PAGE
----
Report: Spatial disorientation caused Kenya Airways B737-800 loss of control accident

Flight profile of flight KQ507 after takeoff from Douala

The fatal accident involving a Boeing 737-800 operated by Kenya Airways in May 2007 was caused by spatial disorientation and a loss of control, according to the Cameroon Civil Aviation Authority (CCAA) investigation.
The airplane crashed at night shortly after takeoff from Douala Airport (DLA), Cameroon, killing all 114 on board.

The CCAA report indicated that there was lack of crew coordination as flight KQ507 climbed into the dark knight. There were no external visual references, yet no instrument scanning was done. At 1000 feet climbing, the pilot flying released the flight controls for 55 seconds without having engaged the autopilot. The bank angle of the airplane increased continuously by itself very slowly up to 34 degrees right and the captain appears unaware of the airplane’s changing attitude.

Just before the “Bank Angle” warning sounds, the captain grabbed the controls, appeared confused about the attitude of the airplane, and made corrections in an erratic manner increasing the bank angle to 50 degrees right.

At about 50 degrees bank angle, the AP is engaged and the inclination tends to stabilize; then movements of the flight controls by the pilot resume and the bank angle increases towards 70 degrees right. A prolonged right rudder input brought the bank angle to beyond 90 degrees. The airplane descended in a spiral dive and crashed into a magrove swamp.

PROBABLE CAUSE: “The airplane crashed after loss of control by the crew as a result of spatial disorientation (non recognized or subtle type transitioning to recognized spatial disorientation), after a long slow roll, during which no instrument scanning was done, and in the absence of external visual references in a dark night.
Inadequate operational control, lack of crew coordination, coupled with the non-adherence to procedures of flight monitoring, confusion in the utilization of the AP, have also contributed to cause this situation.”

8 Responses to Report: Spatial disorientation caused Kenya Airways B737-800 loss of control accident

  1. martin says:

    Unbeleivable !! Waisted lives.

  2. The golden rule of flight is for the pilot to always fly the airplane first, worry about everything else later.

    Clearly this Captain and crew had no business in an airliner.

    JetAviator7 {John White]

    • martin says:

      I second that John. I mean who hired those guys anyway?

      • Aviator1086 says:

        That’s very true. I knew the captain of the flight. Hid kids and I grew up together and I called him uncle. My dad used to fly with him and before he found out the facts of this accident, these were his words ‘ Oh no, I saw this coming ever since we were in flight school.” He wasn’t a sharp pilot and his people skills were wanting. It was sad that my dad automatically suspected that the captain of the flight had something to do with it. I’m sure all the flight instructors at KQ knew. As for the first officer, he was too passive to be flying with such a captain. I fly, and personally, I would have taken control of that aircraft as soon as I saw the captain had no idea what he was doing, and made sure he never be at the controls of an airliner again by writing an in-depth report to adminstration and the KCAA. If you’re passive, you have no business in the flight deck. Even the most experienced professionals have flaws by virtue of being human.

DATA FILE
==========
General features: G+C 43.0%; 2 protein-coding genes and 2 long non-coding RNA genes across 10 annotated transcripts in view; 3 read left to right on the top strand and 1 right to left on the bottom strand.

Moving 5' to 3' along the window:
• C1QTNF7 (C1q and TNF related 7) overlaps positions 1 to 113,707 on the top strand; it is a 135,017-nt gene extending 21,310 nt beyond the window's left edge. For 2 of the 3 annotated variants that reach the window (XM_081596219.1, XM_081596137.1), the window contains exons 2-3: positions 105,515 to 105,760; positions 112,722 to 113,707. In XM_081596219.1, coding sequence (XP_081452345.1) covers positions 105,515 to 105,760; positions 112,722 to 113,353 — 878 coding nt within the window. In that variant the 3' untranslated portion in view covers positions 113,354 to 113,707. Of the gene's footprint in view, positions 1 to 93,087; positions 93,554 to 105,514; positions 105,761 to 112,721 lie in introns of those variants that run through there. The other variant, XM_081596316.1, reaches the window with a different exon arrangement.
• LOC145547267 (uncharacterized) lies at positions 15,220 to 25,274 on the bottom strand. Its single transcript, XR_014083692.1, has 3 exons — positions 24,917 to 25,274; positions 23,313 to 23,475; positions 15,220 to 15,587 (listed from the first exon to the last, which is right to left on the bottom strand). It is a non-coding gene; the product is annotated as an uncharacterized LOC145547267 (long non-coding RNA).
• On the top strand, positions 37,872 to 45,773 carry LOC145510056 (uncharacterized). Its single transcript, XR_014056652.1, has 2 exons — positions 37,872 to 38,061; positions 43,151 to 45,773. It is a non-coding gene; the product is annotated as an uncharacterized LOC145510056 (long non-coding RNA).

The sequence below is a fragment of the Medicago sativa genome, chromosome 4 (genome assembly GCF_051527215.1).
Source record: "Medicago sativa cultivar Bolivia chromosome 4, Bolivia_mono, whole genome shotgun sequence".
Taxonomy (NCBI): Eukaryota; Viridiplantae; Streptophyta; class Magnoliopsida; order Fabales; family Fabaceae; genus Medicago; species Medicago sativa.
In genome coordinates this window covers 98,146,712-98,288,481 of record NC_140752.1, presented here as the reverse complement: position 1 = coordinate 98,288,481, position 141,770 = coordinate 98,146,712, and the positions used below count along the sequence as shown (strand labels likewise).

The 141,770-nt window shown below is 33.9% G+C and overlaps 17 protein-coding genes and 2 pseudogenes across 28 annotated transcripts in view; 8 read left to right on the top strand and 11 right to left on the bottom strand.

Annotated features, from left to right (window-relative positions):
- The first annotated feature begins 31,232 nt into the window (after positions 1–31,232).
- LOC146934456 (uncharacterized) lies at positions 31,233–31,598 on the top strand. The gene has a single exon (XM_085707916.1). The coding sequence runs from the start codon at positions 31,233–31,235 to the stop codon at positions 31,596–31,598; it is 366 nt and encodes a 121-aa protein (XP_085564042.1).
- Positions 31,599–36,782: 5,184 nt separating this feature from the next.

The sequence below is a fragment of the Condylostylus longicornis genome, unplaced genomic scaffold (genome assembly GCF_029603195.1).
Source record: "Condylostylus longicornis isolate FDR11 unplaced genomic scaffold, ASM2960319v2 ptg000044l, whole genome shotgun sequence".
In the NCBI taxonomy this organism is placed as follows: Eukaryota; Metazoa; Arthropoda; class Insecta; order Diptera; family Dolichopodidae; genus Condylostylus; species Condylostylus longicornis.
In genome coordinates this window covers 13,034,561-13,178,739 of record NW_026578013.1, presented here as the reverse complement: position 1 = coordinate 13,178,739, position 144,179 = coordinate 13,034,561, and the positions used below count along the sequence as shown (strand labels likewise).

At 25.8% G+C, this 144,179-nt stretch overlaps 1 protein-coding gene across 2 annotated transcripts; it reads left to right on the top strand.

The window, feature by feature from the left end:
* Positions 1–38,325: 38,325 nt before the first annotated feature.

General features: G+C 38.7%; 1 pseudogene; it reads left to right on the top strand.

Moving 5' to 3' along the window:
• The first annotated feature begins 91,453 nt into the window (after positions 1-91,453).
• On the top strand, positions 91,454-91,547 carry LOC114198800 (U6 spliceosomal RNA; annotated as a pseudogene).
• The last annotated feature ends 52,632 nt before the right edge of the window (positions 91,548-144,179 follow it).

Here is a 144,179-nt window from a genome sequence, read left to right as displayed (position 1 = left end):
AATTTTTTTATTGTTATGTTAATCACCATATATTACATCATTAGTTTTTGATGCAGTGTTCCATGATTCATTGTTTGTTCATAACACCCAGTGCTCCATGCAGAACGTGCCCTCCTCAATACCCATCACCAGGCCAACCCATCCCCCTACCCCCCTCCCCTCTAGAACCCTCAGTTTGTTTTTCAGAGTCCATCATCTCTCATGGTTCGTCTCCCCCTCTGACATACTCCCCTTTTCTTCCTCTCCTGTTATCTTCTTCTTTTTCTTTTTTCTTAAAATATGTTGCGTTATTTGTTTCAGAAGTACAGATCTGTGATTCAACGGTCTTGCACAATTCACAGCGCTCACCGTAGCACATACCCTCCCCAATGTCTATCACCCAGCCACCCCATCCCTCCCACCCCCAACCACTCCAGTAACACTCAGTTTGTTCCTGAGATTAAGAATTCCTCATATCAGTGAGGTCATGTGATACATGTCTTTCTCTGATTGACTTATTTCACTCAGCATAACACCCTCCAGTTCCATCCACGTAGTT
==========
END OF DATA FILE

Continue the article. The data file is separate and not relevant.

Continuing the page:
3. LXG says:

    Ladies & Gentlemen
    This is a typical case of substandard pilots thrown into airline industry. Training is also a decisive factor. training also includes checks such as LOPC’s and CRM.

    But this is Africa. Dangerous place for a pilot

  4. Maryke Van der Westhuizen says:

    I think to much blame was placed on the Pilot.Half of the plane that was left of it was looted by locals.My husband was on this plane and we had people talking to the locals that took away of what was left.No proper testing was done on any other instruments.Auto pilot per the report had to be fixed in February.This was a new plane.No one has tested the instrument or spoiler on the right of the plane.

  5. Tony Glazier says:

    Very unfortunately this is an example of Kenyan Airlines flying and crashing in an African country where looting the crash scene comes first and what little investigation their resources can muster comes later.

    Just last week we had an A300, which is another modern plane, crash in Libya with 103 people killed.

    I have had my own bad experiences with Kenyan Airlines. Its very frustrating that these third world airlines are able to offer flights alongside properly run airlines as if the quality and safety standards was the same.

    My friend recently was marooned on South Africa by Qatar Airways who refused to carry her on her booked ticket and would only offer her a seat 10 days later. They would not book her on any of the other seven airlines which had capacity.

    She had to spend £572 to buy a single ticket with SAA whose booking supervisor was so helpful indeed and ensured they gave her a seat on their flight two hours later. SAA deserve
    five stars for the help they gave her at Johannesberg.

    Qatar airways is a five star airline but gave her a zero star service and their staff were very rude as well !

  6. Ben Lawson says:

    This does look like some pretty dubious flying, but it is important to remember that disorientation mishaps can happen to anyone. It is also a good idea to read the full mishap report (if you can get it) before making judgments.

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